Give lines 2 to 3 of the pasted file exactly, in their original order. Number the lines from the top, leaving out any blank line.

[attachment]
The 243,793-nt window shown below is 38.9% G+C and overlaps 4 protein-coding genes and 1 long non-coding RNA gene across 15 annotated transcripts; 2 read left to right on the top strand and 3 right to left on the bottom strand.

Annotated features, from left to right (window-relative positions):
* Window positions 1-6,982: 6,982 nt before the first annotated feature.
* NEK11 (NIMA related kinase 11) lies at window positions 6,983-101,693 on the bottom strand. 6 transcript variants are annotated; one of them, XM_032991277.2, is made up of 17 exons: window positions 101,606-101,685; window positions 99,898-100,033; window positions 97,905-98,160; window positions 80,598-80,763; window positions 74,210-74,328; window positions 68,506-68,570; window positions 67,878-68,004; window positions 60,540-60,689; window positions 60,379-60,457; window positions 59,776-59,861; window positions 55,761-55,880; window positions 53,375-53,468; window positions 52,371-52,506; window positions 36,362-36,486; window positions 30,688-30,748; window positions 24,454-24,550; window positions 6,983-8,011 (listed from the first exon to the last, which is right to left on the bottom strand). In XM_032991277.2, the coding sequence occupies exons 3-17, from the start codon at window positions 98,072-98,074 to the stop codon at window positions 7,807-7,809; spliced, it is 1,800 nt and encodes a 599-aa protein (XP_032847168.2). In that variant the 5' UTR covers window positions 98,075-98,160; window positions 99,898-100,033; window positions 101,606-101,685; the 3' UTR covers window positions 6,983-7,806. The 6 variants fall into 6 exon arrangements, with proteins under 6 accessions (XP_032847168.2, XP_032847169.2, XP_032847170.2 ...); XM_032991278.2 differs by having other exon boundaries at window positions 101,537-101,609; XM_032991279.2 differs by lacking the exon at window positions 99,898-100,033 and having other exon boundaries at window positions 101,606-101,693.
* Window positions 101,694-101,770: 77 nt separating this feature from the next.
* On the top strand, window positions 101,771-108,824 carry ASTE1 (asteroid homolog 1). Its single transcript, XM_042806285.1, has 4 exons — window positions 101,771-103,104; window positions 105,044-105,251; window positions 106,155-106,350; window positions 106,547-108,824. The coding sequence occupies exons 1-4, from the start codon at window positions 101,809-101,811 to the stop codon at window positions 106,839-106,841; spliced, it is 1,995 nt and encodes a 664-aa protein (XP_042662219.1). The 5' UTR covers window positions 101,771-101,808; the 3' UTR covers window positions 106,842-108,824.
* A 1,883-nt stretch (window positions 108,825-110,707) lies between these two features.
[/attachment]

Annotated features, from left to right (window-relative positions):
* Window positions 1-6,982: 6,982 nt before the first annotated feature.